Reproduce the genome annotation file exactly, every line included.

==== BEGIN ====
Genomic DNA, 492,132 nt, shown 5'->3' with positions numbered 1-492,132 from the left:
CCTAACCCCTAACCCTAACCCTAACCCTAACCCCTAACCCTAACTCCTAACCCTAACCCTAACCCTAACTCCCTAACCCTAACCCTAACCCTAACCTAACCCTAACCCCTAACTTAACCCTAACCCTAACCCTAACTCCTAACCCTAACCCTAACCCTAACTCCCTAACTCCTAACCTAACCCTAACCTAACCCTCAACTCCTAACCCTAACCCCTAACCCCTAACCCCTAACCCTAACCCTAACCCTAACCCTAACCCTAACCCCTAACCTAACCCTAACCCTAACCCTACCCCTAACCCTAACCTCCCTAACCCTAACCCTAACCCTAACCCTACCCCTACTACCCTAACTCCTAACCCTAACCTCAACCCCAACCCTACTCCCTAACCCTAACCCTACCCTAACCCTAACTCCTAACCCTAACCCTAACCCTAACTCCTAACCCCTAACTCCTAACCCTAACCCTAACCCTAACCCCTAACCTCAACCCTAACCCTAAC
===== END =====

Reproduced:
Genomic DNA, 492,132 nt, shown 5'->3' with positions numbered 1-492,132 from the left:
CCTAACCCCTAACCCTAACCCTAACCCTAACCCCTAACCCTAACTCCTAACCCTAACCCTAACCCTAACTCCCTAACCCTAACCCTAACCCTAACCTAACCCTAACCCCTAACTTAACCCTAACCCTAACCCTAACTCCTAACCCTAACCCTAACCCTAACTCCCTAACTCCTAACCTAACCCTAACCTAACCCTCAACTCCTAACCCTAACCCCTAACCCCTAACCCCTAACCCTAACCCTAACCCTAACCCTAACCCTAACCCCTAACCTAACCCTAACCCTAACCCTACCCCTAACCCTAACCTCCCTAACCCTAACCCTAACCCTAACCCTACCCCTACTACCCTAACTCCTAACCCTAACCTCAACCCCAACCCTACTCCCTAACCCTAACCCTACCCTAACCCTAACTCCTAACCCTAACCCTAACCCTAACTCCTAACCCCTAACTCCTAACCCTAACCCTAACCCTAACCCCTAACCTCAACCCTAACCCTAAC